Between the two of them, my oldest children moved into new apartments six times in three years. Good grief, right? Helping them navigate their apartment searches took a lot of time, patience and energy. But the last thing any of us wanted was for them to end up hating their new place within weeks of moving in. Sound like something you’d like to avoid also? Follow these apartment hunting tips to increase your chances of finding a suitable rental that you’ll enjoy for the long term.
1 – Determine What You Can Afford
For financial security, rent should be no more than 30% of your monthly income. Utilities should be no more than 10%. Figure out what those percentages of your income equal. Knowing what you can realistically afford will help you narrow your search.
When you’re comparing apartments, remember to factor in the cost of transportation to your job from each of your final contenders.
Also include the cost of Renter’s Insurance in your budget. Basically, this insurance covers your personal belongings from theft, a fire, etc. Property management companies and landlords often require their tenants to carry renter’s insurance.
2 – Get Your Paperwork In Order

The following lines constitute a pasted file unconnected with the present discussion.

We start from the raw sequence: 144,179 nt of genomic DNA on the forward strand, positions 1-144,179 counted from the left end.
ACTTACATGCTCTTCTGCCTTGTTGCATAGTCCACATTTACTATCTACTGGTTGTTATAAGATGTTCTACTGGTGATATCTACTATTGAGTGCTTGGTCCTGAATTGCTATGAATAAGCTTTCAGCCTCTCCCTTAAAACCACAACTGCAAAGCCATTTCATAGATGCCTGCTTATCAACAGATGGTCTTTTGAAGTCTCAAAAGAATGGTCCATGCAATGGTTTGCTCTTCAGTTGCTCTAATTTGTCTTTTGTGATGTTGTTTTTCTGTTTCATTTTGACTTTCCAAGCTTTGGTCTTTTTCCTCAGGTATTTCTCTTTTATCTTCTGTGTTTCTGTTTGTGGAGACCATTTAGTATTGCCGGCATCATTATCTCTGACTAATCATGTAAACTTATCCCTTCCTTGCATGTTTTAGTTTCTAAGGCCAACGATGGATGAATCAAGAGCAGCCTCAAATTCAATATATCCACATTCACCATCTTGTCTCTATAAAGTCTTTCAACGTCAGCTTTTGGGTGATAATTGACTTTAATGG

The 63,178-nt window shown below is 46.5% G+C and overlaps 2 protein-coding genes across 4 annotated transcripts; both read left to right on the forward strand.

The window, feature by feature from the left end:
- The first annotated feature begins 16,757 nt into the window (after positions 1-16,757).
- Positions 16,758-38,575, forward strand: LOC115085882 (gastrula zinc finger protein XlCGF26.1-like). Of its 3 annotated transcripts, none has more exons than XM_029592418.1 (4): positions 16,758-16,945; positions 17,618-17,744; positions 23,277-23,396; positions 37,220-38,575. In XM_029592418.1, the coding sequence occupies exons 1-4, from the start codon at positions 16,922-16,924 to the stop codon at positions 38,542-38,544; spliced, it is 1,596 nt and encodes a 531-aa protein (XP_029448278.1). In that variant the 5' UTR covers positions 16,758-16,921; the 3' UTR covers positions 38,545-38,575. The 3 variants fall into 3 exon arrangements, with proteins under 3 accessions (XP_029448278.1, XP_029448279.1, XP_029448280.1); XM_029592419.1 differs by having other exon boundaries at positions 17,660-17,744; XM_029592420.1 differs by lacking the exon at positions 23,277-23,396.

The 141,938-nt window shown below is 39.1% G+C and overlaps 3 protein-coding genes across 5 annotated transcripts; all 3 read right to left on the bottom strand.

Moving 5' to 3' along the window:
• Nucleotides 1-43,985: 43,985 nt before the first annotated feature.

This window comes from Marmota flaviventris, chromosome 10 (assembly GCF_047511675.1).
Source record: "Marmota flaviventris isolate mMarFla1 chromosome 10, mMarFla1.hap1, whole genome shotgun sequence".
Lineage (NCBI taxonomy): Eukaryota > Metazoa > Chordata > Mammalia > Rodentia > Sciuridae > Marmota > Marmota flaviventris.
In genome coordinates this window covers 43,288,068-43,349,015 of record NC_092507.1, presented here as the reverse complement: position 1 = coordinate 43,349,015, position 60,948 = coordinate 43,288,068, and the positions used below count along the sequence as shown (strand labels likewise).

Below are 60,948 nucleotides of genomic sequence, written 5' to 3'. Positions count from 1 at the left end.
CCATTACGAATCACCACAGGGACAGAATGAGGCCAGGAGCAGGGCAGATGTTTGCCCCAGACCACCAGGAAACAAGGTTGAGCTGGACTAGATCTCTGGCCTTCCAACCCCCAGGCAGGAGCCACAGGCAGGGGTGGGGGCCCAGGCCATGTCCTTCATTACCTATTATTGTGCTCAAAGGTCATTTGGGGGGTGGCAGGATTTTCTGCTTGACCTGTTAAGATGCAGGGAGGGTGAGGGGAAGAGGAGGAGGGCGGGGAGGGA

The landlord or property manager will want proof that you will be able to pay the rent and that you’ll be a good tenant. You may need to provide:
- A copy of your driver’s license or state-issued ID
- Copies of recent pay stubs
- Letter of employment on your company’s letterhead that states your position, salary and dates of employment (especially if you’ll be starting a new job in the area)
- Tax returns or bank statements (especially if you’re self employed)
- Referrals from previous landlord
- A copy of your credit report (although, if required, the landlord usually runs a credit check, for which you’ll pay a fee)
- References from prior landlords if you have rented previously
If you’ll be renting with roommates, each of you will need to provide this documentation.
3 – Decide What You Need